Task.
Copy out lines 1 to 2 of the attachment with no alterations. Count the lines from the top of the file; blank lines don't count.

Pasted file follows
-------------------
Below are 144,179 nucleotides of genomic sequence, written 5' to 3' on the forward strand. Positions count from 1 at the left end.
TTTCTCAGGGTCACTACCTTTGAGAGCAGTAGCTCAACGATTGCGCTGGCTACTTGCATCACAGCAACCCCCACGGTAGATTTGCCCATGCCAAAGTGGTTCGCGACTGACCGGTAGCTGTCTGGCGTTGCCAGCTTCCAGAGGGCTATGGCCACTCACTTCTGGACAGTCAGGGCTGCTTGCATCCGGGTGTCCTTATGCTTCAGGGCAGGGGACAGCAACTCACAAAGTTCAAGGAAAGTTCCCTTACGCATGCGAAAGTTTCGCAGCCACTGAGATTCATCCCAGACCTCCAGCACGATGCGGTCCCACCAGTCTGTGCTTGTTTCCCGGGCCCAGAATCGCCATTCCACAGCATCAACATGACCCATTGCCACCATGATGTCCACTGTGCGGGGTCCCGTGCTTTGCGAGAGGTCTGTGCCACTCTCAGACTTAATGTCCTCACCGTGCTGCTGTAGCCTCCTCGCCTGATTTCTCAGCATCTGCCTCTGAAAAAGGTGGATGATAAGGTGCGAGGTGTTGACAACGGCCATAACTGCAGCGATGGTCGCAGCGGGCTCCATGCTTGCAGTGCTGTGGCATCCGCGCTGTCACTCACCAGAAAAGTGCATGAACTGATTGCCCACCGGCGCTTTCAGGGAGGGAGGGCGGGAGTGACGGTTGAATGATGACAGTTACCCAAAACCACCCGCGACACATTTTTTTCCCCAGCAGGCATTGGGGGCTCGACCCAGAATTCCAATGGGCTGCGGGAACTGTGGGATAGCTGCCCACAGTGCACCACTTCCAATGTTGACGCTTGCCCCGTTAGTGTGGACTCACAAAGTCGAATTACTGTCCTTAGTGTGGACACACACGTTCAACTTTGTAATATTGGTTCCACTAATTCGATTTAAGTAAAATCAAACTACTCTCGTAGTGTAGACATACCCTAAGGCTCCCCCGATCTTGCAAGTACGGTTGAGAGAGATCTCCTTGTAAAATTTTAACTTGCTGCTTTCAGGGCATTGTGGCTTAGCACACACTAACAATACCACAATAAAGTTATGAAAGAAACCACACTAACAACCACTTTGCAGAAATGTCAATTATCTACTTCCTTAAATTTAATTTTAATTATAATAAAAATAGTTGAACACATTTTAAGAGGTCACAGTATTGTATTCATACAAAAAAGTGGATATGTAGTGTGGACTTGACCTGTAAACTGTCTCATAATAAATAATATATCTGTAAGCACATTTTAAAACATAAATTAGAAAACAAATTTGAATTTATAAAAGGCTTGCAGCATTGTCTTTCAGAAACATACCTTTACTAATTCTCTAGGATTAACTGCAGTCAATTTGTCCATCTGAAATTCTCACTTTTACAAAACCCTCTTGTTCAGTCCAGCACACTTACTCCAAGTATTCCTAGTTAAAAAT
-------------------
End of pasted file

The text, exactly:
Below are 144,179 nucleotides of genomic sequence, written 5' to 3' on the forward strand. Positions count from 1 at the left end.
TTTCTCAGGGTCACTACCTTTGAGAGCAGTAGCTCAACGATTGCGCTGGCTACTTGCATCACAGCAACCCCCACGGTAGATTTGCCCATGCCAAAGTGGTTCGCGACTGACCGGTAGCTGTCTGGCGTTGCCAGCTTCCAGAGGGCTATGGCCACTCACTTCTGGACAGTCAGGGCTGCTTGCATCCGGGTGTCCTTATGCTTCAGGGCAGGGGACAGCAACTCACAAAGTTCAAGGAAAGTTCCCTTACGCATGCGAAAGTTTCGCAGCCACTGAGATTCATCCCAGACCTCCAGCACGATGCGGTCCCACCAGTCTGTGCTTGTTTCCCGGGCCCAGAATCGCCATTCCACAGCATCAACATGACCCATTGCCACCATGATGTCCACTGTGCGGGGTCCCGTGCTTTGCGAGAGGTCTGTGCCACTCTCAGACTTAATGTCCTCACCGTGCTGCTGTAGCCTCCTCGCCTGATTTCTCAGCATCTGCCTCTGAAAAAGGTGGATGATAAGGTGCGAGGTGTTGACAACGGCCATAACTGCAGCGATGGTCGCAGCGGGCTCCATGCTTGCAGTGCTGTGGCATCCGCGCTGTCACTCACCAGAAAAGTGCATGAACTGATTGCCCACCGGCGCTTTCAGGGAGGGAGGGCGGGAGTGACGGTTGAATGATGACAGTTACCCAAAACCACCCGCGACACATTTTTTTCCCCAGCAGGCATTGGGGGCTCGACCCAGAATTCCAATGGGCTGCGGGAACTGTGGGATAGCTGCCCACAGTGCACCACTTCCAATGTTGACGCTTGCCCCGTTAGTGTGGACTCACAAAGTCGAATTACTGTCCTTAGTGTGGACACACACGTTCAACTTTGTAATATTGGTTCCACTAATTCGATTTAAGTAAAATCAAACTACTCTCGTAGTGTAGACATACCCTAAGGCTCCCCCGATCTTGCAAGTACGGTTGAGAGAGATCTCCTTGTAAAATTTTAACTTGCTGCTTTCAGGGCATTGTGGCTTAGCACACACTAACAATACCACAATAAAGTTATGAAAGAAACCACACTAACAACCACTTTGCAGAAATGTCAATTATCTACTTCCTTAAATTTAATTTTAATTATAATAAAAATAGTTGAACACATTTTAAGAGGTCACAGTATTGTATTCATACAAAAAAGTGGATATGTAGTGTGGACTTGACCTGTAAACTGTCTCATAATAAATAATATATCTGTAAGCACATTTTAAAACATAAATTAGAAAACAAATTTGAATTTATAAAAGGCTTGCAGCATTGTCTTTCAGAAACATACCTTTACTAATTCTCTAGGATTAACTGCAGTCAATTTGTCCATCTGAAATTCTCACTTTTACAAAACCCTCTTGTTCAGTCCAGCACACTTACTCCAAGTATTCCTAGTTAAAAAT